Most 17-year-olds schedule productive summer plans in between occasional beach trips – like working part-time jobs, exploring internships, taking summer-school classes and campus visits, and maybe even attending college summer programs. Fewer teens, however, are meeting with potential manufacturers and flying out to North Carolina to consider collaborating with an agency on a new Kickstarter campaign. This is the reality for Carolina Baigorri and Susana Cappello, both rising high school seniors at Gulliver Schools in Pinecrest, Florida, and their friend Victoria Roca, a recent Gulliver grad who is heading to Babson College this fall.
Baigorri, Cappello and Roca are the founders of Wary LLC, a start-up company that invented the Smart Straw, a patent-pending straw that detects the most common date-rape drugs, GHB and Ketamine, found in alcoholic and non-alcoholic drinks. The straw, which they plan to market under the ‘Smart Straws’ trademark, includes two chemical test strips at the end that turn navy blue if they come into contact with substances that are often used for drug-facilitated sexual assault.
A Pendant and Perseverance
Life for these three young women has been nothing short of a whirlwind since a school-based project launched them into the national spotlight this May.
It all began inside their high school business program in the fall of 2016, where as students in an entrepreneurship class, they were asked to get together with a group, identify a problem in society, and come up with an idea to solve it. As three of the only girls in the class, Baigorri, Cappello and Roca decided to form a team and get to work.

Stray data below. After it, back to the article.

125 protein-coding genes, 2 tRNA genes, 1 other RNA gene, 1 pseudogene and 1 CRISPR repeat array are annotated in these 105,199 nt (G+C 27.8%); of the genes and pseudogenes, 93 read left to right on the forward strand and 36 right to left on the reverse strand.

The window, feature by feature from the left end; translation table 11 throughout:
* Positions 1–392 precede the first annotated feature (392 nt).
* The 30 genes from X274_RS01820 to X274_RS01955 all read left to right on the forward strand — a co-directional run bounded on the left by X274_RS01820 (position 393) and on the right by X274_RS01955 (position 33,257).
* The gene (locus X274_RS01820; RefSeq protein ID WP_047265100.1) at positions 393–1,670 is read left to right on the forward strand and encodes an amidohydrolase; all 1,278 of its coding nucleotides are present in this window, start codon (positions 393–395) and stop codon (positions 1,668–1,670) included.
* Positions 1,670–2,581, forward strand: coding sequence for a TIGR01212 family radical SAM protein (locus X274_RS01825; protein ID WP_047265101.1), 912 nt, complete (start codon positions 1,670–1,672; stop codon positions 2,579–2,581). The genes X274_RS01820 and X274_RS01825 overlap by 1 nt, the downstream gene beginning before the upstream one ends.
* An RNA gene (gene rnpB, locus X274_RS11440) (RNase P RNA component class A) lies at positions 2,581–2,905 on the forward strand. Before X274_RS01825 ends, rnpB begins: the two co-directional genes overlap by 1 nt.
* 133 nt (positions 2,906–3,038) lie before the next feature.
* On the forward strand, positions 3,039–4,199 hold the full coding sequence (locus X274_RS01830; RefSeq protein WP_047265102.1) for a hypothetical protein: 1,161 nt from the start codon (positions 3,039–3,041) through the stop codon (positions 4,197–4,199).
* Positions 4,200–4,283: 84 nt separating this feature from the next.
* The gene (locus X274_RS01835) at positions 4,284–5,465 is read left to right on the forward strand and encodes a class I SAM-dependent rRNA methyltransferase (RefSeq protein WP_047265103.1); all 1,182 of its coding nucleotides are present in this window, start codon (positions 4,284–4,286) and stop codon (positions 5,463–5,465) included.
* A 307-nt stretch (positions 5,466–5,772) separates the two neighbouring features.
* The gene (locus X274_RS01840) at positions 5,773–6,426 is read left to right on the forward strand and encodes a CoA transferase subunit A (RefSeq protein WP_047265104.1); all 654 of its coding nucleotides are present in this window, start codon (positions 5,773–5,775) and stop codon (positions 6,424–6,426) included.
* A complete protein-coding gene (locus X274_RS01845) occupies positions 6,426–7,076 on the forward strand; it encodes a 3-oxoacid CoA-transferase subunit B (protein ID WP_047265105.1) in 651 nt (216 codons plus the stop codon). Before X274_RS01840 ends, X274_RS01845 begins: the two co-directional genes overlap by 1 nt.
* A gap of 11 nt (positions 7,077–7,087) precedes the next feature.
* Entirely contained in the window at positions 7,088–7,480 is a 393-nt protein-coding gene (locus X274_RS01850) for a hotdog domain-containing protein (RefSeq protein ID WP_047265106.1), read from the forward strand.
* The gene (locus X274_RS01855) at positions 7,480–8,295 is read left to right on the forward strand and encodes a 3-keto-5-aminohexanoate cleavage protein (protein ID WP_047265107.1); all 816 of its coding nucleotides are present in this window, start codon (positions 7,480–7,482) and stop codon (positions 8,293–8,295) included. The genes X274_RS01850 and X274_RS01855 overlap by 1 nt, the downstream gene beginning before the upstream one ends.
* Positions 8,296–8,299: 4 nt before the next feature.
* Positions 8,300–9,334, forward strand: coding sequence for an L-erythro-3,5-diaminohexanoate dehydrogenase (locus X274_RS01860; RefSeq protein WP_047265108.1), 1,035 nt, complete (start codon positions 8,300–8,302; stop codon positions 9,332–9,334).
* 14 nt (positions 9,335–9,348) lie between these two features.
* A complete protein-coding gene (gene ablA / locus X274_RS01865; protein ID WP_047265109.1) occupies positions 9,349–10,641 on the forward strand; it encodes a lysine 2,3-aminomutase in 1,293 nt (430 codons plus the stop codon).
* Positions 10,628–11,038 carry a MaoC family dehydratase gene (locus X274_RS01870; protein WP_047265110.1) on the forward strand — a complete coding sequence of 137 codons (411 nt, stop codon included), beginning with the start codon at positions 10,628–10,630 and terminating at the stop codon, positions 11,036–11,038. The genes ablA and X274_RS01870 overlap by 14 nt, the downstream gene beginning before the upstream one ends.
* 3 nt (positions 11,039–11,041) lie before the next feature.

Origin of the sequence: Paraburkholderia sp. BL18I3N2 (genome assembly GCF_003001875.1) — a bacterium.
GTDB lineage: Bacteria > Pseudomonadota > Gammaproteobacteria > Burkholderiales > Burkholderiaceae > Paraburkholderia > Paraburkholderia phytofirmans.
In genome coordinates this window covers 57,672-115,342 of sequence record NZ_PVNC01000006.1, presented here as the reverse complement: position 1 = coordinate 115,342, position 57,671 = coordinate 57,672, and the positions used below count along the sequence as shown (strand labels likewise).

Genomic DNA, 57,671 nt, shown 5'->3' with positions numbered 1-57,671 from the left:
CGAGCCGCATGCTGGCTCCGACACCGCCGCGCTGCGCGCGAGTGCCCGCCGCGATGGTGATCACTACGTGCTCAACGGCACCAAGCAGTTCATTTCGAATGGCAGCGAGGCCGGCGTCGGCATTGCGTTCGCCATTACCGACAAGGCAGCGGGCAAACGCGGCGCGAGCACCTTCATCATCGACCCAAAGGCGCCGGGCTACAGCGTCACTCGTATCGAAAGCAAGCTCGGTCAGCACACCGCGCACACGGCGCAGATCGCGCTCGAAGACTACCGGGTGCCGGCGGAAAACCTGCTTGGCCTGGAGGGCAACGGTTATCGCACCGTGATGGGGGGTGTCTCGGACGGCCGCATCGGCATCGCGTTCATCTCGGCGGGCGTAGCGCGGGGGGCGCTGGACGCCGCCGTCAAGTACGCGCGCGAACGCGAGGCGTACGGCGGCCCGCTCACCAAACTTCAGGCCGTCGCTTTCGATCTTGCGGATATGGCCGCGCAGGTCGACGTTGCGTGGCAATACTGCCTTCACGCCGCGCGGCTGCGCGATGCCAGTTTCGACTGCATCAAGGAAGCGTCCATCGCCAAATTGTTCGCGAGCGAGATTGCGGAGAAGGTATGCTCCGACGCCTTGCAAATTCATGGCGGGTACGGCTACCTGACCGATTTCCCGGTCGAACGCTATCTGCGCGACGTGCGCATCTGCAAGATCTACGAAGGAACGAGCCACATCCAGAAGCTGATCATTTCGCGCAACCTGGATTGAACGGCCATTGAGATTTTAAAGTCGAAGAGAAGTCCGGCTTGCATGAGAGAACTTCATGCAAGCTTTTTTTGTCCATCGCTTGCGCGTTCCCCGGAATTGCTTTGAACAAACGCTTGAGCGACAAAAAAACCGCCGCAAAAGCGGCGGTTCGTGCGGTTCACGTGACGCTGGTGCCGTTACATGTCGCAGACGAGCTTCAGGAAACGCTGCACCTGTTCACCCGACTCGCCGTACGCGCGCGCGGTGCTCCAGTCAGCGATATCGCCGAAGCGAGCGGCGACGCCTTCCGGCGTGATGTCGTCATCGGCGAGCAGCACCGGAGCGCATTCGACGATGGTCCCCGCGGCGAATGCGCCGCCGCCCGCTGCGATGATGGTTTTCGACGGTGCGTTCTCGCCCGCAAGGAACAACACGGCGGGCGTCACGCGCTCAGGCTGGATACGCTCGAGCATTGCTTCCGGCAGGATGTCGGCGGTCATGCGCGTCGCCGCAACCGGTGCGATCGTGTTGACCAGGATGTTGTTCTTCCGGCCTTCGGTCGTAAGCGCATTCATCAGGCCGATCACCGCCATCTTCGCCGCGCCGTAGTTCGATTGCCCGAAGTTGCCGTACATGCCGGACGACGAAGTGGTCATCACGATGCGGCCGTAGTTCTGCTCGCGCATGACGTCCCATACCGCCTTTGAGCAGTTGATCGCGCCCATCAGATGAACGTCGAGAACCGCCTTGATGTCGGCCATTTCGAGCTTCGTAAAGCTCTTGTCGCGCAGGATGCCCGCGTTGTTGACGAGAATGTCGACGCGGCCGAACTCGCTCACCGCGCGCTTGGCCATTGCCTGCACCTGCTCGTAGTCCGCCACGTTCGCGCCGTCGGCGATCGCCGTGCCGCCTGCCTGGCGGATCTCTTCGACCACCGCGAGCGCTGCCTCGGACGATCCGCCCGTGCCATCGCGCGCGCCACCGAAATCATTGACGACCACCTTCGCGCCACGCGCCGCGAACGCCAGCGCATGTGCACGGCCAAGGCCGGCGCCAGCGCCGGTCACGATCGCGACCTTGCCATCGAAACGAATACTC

They conceived their idea through research and personal insight. “My sister is a rising junior at Northwestern University,” says Cappello, who along with her teammates lives in Miami, Florida. “In 2016 when we began the project, my parents were receiving emails from the school that there were cases of sexual assault involving drugs and alcohol on campus. We thought, ‘There needs to be a product for this problem.’”
Adds Baigorri: “We began researching the statistics, and they’re very high. One in every five college students is drugged or sexually assaulted. Very surprising. We felt that we could help so many people by creating a product to save them from potentially being drugged.”
And so, team Smart Straws was born – but not without some fits and starts. The three women first began developing a plan around the concept of a jewelry pendant that when dipped in drinks would change color when it detected date-rape drugs,. But teachers in Gulliver Prep’s biomedical department advised that the product wasn’t viable. They started over, and pivoted (pivot) to the Smart Straw idea.
The process, they stress, had its challenges. Baigorri, Cappello and Roca moved ahead with revising the business plan, but struggled organizationally to pitch their idea successfully during class (they admit this was in part because they weren’t as prepared for some of their pitches as they could be). Ultimately, they received a “C” on the entrepreneurship project. “Initially within our school community, we did not have support,” says Cappello. “Many of our classmates felt our problem wasn’t relevant compared to the other groups. We weren’t given the opportunity to participate in our school’s business showcase.”
‘Let Go of Expectations’